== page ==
When a bullet is fired from a gun, it leaves the barrel moving 1,300 feet per second, breaking the sound barrier. If shot at the ideal trajectory (45 degrees), it can travel for nearly two miles. But a bullet isn’t just powerful. It’s equally precise. In a steady hand, a bullet will strike its target with pinpoint accuracy, time and again. What enables a technologically simple device to achieve such extraordinary power and precision?

Most people’s answer is gunpowder.

When the trigger on a gun is pulled, a firing pin strikes the bullet, causing the gunpowder inside the bullet to burn. The burning gunpowder produces gas that rapidly expands, creating enormous pressure inside the barrel of the gun. The only way for the gas to escape is to push the bullet out through the end of the barrel.

A bullet needs gunpowder to fly. But gunpowder alone doesn’t enable a bullet to achieve such incredible distance, speed, and accuracy. When an object takes flight, be it a bullet, an airplane, or a pitcher’s fastball, two opposing forces are at play. There are propelling forces that thrust the object forward (gunpowder, a jet engine, or a pitcher’s arm). And there are constraining forces (gravity and wind resistance) that operate against forward progress.

Gunpowder isn’t the wrong answer to the question, What makes a bullet fly? It’s just woefully incomplete. Gunpowder explains why a bullet leaves the barrel with such tremendous force. But the reason a bullet is able to fly with pinpoint precision over a great distance is because a bullet has been optimized to reduce the principal friction operating against it—drag. Drag is the resistance an object encounters as it moves through air. To experience drag for yourself, try putting your hand out the window while driving on the highway. 

Drag is the biggest obstacle to a bullet’s flight. That’s because the faster an object moves, the more drag it encounters. If you add more gunpowder to a bullet, it will leave the barrel with greater speed. But that increased speed also increases the drag pushing back against the bullet. That is why all bullets are rated according to their drag coefficient — the lower the drag coefficient, the better (and more expensive) the bullet.

The reason a bullet flies so well is not because gunpowder gives it thrust. It’s because a bullet is aerodynamic. It has been constructed to reduce the friction operating against it.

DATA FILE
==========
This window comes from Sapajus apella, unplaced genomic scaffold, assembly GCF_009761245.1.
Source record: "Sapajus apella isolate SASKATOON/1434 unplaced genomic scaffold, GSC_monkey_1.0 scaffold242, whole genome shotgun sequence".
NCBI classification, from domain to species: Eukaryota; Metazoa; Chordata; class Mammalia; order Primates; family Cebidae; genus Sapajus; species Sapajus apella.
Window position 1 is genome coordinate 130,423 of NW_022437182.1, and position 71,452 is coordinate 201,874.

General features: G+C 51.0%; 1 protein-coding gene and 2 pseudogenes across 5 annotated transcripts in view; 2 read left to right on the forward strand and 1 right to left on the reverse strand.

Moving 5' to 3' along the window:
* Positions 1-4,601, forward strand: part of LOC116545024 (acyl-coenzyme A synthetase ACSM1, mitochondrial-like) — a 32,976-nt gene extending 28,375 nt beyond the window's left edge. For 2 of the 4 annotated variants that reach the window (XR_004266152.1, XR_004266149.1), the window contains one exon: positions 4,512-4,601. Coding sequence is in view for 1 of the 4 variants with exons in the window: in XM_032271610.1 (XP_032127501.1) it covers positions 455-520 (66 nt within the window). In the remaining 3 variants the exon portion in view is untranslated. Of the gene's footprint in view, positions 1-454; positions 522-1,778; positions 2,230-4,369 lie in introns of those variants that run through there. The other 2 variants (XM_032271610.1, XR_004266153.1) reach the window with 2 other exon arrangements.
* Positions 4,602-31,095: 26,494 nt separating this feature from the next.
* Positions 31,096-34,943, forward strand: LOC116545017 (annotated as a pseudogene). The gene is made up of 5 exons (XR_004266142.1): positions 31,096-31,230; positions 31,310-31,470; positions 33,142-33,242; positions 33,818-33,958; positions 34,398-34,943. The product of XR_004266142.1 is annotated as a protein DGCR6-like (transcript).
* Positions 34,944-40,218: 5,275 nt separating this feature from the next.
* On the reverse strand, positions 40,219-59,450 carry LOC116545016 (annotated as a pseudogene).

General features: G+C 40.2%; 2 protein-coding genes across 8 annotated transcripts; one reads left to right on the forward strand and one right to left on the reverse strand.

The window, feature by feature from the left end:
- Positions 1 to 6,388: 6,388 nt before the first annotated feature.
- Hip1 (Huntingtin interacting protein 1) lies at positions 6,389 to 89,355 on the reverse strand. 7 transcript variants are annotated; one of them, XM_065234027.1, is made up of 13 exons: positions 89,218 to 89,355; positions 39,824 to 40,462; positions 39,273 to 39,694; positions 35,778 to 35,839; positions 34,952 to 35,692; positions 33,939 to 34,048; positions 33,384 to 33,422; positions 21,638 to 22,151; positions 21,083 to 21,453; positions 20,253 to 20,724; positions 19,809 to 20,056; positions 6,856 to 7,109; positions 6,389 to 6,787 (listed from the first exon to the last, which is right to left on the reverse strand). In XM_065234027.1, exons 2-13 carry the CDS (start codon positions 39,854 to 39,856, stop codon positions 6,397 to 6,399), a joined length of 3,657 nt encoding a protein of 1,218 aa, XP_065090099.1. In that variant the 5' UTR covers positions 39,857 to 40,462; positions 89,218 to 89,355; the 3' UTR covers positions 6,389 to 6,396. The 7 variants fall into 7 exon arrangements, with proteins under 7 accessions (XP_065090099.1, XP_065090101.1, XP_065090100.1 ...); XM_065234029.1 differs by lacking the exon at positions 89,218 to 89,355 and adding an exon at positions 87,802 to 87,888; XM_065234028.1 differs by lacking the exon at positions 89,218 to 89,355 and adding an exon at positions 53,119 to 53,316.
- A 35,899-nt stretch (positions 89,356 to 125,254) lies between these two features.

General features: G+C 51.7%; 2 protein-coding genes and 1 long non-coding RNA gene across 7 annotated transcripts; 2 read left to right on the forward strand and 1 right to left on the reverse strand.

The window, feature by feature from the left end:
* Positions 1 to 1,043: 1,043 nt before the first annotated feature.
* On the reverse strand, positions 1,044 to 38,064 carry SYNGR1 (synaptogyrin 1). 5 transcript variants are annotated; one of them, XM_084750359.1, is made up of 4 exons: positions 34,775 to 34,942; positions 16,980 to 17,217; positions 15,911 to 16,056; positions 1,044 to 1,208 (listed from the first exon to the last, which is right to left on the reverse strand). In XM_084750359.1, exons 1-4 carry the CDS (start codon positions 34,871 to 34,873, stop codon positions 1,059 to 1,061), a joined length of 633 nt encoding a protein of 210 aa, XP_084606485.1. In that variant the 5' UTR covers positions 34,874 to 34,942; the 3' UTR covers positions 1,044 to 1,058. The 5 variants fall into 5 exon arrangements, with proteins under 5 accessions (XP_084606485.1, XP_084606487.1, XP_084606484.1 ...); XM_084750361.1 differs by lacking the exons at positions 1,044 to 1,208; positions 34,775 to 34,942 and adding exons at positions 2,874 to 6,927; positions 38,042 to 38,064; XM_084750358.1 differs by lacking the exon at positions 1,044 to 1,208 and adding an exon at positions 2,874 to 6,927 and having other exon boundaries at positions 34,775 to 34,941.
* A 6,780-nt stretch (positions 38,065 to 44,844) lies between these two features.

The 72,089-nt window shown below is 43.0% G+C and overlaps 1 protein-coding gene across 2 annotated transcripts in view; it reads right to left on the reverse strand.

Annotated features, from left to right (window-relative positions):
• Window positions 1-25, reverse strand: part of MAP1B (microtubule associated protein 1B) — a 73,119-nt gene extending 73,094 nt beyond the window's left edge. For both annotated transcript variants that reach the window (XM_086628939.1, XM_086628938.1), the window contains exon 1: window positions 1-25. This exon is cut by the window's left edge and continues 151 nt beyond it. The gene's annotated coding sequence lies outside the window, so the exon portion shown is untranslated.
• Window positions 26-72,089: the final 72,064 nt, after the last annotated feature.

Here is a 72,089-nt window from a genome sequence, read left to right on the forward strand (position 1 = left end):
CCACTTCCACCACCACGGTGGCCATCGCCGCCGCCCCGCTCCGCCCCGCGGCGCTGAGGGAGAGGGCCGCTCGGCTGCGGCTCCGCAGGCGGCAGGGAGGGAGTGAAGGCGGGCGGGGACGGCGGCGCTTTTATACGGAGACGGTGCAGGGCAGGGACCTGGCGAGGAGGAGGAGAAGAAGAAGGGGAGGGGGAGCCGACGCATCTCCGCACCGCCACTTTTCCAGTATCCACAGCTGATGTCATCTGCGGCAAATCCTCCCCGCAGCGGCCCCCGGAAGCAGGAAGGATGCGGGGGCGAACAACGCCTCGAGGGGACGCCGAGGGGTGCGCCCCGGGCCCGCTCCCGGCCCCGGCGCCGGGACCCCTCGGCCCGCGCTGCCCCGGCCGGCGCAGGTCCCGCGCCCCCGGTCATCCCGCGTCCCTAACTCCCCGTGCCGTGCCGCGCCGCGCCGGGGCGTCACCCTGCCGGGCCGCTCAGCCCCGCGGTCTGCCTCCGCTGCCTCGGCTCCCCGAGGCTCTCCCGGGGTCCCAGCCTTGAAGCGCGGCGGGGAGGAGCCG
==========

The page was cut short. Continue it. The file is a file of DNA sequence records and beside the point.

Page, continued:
The longish passage above has been taken from The Human Element by Loran Nordgren and David Schonthal. If you haven’t read this book then I highly recommend that you do. Particularly, if you are an entrepreneur or a CEO or anyone (puppies and aliens are excused) who has ever wondered why people can’t seem to shed even simple undesirable habits. 

In order to change the behavior of those around us, just showing them the right path is not enough. Arming them with more data or evidence does not get them to change. In fact, if anything, it only increases the resistance. Now you also know that adding more gunpowder doesn’t mean more impact. How to overcome the resistance then? David and Loran go on to list four kinds of frictions you face when you seek to change anyone’s opinion on any matter at all. 1

As follows. (Direct quote in italics. Unstyled text, mine.)

1. Inertia. The powerful desire to stick with what we know, despite the limitations. Inertia explains why, when attempting to change behavior, you should always give people multiple options. 

I have come to this realization over and over again that you can get anything done from anyone as long as they believe it’s their idea. And one easy way to do that is not take away the other person’s freedom of choice. If you give them options, if you let them choose, you can not only motivate them but inspire them. Everyone likes to feel that they are in control of their thoughts, actions, and life in general. Giving the other person an option strengthens the feeling that they have the power over themselves, their choices and circumstances. Empower them with the freedom of choice to overcome inertia. (Not too many options though, lest it leads to the paradox of choice. Up to three, max four is a good number.)